Open main menu

Page:Popular Science Monthly Volume 65.djvu/352

This page has been proofread, but needs to be validated.
348
THE POPULAR SCIENCE MONTHLY.

settlers than formerly, and among those who show an inclination to permanence, the standard of living is improving, in imitation of their English, Irish and American neighbors.

Portuguese immigration in 1903 amounted to over eight thousand souls. They have the highest proportion of illiterates of any European race, their percentage of illiteracy being about 70 per cent. They also bring less money per capita than most other races. In spite of these facts, a study of Portuguese immigration reveals many excellent qualities, and chief among these are their permanency, peaceable disposition, thrift and skill in fruit growing and truck farming. The behavior of Portuguese immigrants undergoing inspection at Ellis Island is characterized by extreme gravity and almost absolute silence. They present a striking contrast to the animated vivacious Frenchman or jabbering Italian, and after landing make quiet, law-abiding citizens. About 38 per cent, of the number landed last year were females, and nearly 25 per cent, were children, indicating the large number of families and their evident intention to settle permanently. Their distribution here is peculiar, and 93 per cent, of the total landed last year went to three states, Massachusetts, California and Ehode Island. They are practically the only race from southern, central or eastern Europe which does not send the majority of its immigrants to New York or Pennsylvania. The following table indicates the number and geographical distribution of Portuguese landed in 1903:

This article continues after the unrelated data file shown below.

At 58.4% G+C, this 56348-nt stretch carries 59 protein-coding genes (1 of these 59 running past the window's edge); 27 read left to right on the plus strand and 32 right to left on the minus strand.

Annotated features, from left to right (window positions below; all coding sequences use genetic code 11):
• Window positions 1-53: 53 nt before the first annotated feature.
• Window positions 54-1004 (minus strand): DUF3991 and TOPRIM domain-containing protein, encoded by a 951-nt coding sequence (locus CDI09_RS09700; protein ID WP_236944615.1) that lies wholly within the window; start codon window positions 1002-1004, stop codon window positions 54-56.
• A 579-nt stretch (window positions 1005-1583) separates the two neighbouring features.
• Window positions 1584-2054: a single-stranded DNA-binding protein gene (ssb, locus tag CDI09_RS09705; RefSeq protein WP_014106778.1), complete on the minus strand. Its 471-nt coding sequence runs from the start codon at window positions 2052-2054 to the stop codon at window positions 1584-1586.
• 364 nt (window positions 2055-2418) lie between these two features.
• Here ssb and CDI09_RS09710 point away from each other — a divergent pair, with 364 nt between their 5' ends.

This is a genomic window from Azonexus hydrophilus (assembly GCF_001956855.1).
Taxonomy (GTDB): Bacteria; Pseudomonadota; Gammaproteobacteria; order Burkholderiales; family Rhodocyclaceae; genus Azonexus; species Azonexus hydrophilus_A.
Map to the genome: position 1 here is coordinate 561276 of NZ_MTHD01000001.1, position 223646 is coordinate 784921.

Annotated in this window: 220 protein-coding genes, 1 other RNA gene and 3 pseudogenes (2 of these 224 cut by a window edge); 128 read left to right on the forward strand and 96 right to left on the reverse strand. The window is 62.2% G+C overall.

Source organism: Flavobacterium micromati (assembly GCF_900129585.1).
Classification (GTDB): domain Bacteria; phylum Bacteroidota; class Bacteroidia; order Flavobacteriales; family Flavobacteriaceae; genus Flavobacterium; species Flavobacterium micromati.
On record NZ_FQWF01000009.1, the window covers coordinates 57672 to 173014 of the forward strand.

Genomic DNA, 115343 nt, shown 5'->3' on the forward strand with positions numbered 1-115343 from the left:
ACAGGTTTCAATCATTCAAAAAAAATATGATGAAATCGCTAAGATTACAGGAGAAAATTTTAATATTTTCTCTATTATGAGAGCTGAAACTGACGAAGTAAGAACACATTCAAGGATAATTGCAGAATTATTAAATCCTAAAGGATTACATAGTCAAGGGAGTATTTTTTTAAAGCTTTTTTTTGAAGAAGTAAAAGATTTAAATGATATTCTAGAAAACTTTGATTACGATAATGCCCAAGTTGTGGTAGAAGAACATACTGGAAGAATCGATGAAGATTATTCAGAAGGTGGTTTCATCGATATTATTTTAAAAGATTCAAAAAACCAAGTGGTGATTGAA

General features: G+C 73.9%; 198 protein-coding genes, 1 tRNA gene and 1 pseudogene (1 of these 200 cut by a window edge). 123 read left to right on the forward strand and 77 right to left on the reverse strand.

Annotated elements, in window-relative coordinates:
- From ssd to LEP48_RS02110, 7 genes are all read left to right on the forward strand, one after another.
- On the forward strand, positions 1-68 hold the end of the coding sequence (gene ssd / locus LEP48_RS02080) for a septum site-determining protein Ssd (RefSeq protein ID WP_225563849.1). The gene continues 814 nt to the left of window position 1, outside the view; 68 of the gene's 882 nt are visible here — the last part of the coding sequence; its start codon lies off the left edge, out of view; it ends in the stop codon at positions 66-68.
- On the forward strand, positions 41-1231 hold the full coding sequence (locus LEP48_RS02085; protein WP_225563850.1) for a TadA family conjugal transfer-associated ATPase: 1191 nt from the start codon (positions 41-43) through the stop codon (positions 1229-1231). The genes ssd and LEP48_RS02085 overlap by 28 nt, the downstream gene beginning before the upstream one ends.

State. Number Landed. Ratio to Total Number Landed.
Massachusetts 5,691 68 per cent
California 1,057 12 .5"
Rhode Island 1,029 12 .5"
New York 475 5 "
Connecticut 114 1 .5"
All other states 67 1 "
Total 8,433 100 per cent

The Portuguese in Massachusetts and Rhode Island are engaged in fishing, market-gardening and fruit growing. They have taken up abandoned farms in those states, particularly in the Cape Cod district, and have been successful in agriculture where others have been discouraged. In California they have been very successful as fruit and vine growers. Their skill in intensive farming enables them to establish themselves upon tracts of land which are unproductive to ordinary agricultural crops and methods, and by truck farming and fruit growing they make a living upon farms neglected by native farmers.

Physically they are undersized, but are remarkably free from disease and physical defects. Seventy per cent, of the males are unskilled laborers, and their natural trend, unlike other southern Europeans, is toward the agricultural districts. Even the Portuguese fishermen